The study is significant in that it demonstrates the wide-ranging benefits of protein supplementation with collagen not only as a useful post-workout performance supplement, but also as a useful tool in the treatment of skeletal or joint conditions such as sarcopenia or osteoarthritis.


Soft-tissue injuries are incredibly common in various fields of physical performance and account for a large percentage of injuries amongst top-level athletes. In order to combat this, increasing the strength and durability of our soft tissue (muscles, tendons, ligaments) should be a top priority in the interest of injury prevention.



Injury prevention

Soft-tissue injuries are incredibly common in various fields of physical performance, and account for a large percentage of injuries amongst top-level athletes. In order to combat this, increasing the strength and durability of our soft tissue (muscles, tendons, ligaments) should be a top priority in the interest of injury prevention.

While many athletes swear by glucosamine and chondroitin, the research just isn’t there to support that either of these supplements are helpful in building or strengthening cartilage and connective tissue. However, collagen actually does have a significant, scientifically-backed potential for building and maintaining a more robust and injury-resistant musculature. The amino acids found in hydrolysed collagen act as building blocks for new collagen proteins which, in turn, promote the strengthening and maintenance of our soft tissue through the increased bioavailability of nutrients such as Vitamin C. The result is not only a lower propensity for injury, but also an increase in strength, flexibility, and endurance during physical performance. Furthermore, if an injury has already been sustained, the consumption of hydrolysed collagen has been shown to significant in the recovery of ACL and patellar injuries as well as diminishing joint pain.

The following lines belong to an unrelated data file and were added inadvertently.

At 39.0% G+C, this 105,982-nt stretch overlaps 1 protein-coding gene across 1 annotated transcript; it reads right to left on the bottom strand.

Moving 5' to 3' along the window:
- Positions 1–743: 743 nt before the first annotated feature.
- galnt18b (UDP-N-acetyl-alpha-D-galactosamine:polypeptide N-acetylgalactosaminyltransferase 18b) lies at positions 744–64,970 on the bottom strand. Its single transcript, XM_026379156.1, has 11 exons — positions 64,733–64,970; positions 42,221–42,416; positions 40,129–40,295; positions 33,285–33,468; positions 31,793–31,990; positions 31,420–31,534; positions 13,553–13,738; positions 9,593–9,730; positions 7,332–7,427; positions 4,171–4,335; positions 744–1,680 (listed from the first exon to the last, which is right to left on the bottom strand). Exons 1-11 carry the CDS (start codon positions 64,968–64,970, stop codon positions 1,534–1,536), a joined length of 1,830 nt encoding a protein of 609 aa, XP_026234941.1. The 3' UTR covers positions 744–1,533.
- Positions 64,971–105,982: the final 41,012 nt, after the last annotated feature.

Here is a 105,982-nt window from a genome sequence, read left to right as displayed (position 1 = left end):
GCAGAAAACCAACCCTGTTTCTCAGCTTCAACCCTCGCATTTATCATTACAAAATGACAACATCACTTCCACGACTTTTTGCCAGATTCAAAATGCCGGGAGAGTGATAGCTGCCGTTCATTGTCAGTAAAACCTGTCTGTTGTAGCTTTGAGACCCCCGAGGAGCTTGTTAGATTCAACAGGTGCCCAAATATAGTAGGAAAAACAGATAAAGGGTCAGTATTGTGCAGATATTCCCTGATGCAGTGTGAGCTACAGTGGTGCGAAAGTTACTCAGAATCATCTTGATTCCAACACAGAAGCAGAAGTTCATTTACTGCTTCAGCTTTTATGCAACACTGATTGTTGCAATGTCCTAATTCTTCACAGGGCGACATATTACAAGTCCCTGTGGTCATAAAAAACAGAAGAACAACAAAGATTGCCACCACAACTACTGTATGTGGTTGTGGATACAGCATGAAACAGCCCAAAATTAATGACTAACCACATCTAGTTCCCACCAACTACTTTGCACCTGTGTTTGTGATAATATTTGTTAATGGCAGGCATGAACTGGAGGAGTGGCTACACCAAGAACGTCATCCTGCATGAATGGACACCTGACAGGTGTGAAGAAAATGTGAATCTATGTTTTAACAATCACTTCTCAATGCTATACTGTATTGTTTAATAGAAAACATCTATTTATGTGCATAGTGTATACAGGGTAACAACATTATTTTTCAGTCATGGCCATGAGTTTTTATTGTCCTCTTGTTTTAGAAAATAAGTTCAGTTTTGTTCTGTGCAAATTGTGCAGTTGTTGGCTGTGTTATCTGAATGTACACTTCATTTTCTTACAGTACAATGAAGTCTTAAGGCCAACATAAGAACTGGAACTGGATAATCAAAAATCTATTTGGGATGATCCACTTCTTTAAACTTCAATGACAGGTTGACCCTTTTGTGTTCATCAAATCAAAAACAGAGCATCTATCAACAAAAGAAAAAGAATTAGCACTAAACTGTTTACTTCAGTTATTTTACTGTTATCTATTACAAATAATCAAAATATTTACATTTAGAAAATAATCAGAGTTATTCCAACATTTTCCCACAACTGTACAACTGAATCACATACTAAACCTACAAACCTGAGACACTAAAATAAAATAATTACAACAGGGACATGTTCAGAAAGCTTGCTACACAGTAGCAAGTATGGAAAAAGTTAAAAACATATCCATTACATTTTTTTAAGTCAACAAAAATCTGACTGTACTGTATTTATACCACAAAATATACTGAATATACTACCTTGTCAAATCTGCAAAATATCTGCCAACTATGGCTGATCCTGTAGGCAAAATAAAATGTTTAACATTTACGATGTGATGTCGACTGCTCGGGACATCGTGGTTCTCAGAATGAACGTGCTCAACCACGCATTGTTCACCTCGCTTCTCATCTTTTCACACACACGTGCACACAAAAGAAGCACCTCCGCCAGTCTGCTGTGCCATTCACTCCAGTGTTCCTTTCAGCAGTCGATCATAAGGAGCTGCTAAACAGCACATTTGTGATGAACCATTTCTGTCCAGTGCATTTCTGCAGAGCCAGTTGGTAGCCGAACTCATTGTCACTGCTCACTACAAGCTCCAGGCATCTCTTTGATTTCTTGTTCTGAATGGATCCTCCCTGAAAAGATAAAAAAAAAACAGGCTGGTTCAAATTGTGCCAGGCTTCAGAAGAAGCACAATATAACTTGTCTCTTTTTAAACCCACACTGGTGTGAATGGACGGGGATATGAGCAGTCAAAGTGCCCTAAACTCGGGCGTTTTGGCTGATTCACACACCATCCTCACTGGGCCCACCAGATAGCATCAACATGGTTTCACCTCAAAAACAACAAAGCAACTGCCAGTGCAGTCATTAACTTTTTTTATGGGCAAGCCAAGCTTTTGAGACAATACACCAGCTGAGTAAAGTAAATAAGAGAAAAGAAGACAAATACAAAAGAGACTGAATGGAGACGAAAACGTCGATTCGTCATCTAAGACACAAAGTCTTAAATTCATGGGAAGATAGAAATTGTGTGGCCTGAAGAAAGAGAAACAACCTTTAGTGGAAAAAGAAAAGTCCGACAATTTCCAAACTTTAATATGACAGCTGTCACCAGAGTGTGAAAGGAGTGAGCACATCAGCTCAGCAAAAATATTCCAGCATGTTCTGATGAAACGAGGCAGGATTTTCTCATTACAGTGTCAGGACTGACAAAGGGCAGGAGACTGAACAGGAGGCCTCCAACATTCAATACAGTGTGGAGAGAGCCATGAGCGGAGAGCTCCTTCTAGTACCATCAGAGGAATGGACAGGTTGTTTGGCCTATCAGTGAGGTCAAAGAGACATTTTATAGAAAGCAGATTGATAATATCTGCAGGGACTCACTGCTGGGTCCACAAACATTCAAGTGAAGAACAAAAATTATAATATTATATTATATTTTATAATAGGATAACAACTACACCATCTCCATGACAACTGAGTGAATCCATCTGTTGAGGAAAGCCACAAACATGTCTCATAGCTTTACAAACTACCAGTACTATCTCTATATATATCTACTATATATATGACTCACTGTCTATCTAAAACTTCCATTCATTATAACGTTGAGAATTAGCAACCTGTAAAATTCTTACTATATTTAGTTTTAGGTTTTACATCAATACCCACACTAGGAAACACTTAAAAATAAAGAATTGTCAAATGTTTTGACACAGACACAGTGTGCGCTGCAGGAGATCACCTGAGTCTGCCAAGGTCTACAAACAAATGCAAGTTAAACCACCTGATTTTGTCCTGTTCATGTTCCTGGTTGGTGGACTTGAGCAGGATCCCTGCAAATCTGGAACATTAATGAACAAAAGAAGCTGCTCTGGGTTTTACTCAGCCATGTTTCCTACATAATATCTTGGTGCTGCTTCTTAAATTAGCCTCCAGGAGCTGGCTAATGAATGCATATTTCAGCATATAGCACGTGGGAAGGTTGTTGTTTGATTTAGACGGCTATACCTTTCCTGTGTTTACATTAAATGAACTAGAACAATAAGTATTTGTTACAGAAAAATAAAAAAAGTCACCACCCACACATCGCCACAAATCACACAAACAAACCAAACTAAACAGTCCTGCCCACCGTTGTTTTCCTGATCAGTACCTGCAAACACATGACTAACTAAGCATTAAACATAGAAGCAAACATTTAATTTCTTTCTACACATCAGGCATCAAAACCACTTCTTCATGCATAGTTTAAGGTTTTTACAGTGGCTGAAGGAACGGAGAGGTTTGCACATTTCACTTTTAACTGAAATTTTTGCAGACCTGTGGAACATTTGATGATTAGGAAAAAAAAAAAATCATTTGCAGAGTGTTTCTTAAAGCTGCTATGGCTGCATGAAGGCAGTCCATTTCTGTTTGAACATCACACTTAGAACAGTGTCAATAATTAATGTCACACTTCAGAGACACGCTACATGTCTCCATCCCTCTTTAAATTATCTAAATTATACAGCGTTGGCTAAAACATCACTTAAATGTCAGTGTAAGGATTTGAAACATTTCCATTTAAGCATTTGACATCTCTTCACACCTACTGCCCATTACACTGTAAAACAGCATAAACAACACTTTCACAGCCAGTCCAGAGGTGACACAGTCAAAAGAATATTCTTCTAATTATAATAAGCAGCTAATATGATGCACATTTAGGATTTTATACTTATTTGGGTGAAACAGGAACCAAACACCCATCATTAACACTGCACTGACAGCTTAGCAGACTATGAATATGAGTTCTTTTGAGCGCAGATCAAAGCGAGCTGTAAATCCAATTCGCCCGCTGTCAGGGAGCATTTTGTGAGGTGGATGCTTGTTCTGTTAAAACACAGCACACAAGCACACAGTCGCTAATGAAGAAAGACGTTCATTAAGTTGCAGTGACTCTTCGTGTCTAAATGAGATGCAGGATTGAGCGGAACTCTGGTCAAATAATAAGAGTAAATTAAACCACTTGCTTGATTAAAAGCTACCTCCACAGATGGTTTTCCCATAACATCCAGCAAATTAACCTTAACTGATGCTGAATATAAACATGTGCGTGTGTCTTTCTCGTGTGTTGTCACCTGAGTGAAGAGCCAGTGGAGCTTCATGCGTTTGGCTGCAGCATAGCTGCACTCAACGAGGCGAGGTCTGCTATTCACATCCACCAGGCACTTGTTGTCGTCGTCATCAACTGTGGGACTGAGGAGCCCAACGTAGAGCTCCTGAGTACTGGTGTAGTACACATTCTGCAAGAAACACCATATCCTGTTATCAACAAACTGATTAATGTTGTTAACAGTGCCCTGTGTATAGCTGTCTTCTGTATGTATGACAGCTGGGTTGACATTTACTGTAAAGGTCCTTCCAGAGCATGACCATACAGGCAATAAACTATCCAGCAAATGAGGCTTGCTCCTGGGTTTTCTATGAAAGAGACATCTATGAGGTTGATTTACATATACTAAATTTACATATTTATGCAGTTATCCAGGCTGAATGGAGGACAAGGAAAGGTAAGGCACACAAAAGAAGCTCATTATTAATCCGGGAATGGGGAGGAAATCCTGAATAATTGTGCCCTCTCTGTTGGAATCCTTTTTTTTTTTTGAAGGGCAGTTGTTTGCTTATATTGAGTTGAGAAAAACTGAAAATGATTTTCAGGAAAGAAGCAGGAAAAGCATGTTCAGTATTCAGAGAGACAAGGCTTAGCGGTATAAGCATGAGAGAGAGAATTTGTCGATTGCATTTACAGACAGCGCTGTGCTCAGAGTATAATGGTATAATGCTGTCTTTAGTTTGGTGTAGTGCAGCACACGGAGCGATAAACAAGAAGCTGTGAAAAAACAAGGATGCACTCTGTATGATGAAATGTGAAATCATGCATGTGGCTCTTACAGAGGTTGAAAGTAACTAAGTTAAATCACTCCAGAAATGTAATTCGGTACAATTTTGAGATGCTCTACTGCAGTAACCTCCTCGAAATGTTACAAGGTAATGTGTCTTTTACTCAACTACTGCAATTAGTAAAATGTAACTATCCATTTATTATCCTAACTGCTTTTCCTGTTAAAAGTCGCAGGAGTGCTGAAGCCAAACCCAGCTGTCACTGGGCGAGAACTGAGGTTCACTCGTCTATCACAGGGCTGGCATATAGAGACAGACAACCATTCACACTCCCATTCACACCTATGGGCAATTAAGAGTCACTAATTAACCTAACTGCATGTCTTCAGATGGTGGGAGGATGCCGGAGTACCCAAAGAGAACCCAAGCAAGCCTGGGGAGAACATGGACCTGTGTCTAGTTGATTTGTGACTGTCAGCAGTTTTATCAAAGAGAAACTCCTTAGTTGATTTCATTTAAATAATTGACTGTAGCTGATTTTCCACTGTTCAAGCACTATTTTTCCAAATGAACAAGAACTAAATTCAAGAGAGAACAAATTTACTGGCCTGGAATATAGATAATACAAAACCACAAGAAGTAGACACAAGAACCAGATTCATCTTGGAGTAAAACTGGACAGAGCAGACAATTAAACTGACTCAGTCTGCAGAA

Hurme T, Kalimo H, Sandberg M, Lehto M, Vuorio E. Localization of type I and III collagen and fibronectin production in injured gastrocnemius muscle. Laboratory Investigation; a Journal of Technical Methods and Pathology. 1991 Jan;64(1):76-84.

Zdzieblik, Denise et al. “Collagen peptide supplementation in combination with resistance training improves body composition and increases muscle strength in elderly sarcopenic men: a randomised controlled trial.” The British journal of nutrition vol. 114,8 (2015): 1237-45. doi:10.1017/S0007114515002810

Baar K. (2017). Minimizing injury and maximizing return to play: Lessons from engineered ligaments. Sports Medicine, 47(1), 5-11.

Lis DM & Baar K. (2019). Effects of different vitamin C enriched collaged derivatives on collagen synthesis. International Journal of Sport Nutrition & Exercise Metabolism, 29, 526-531.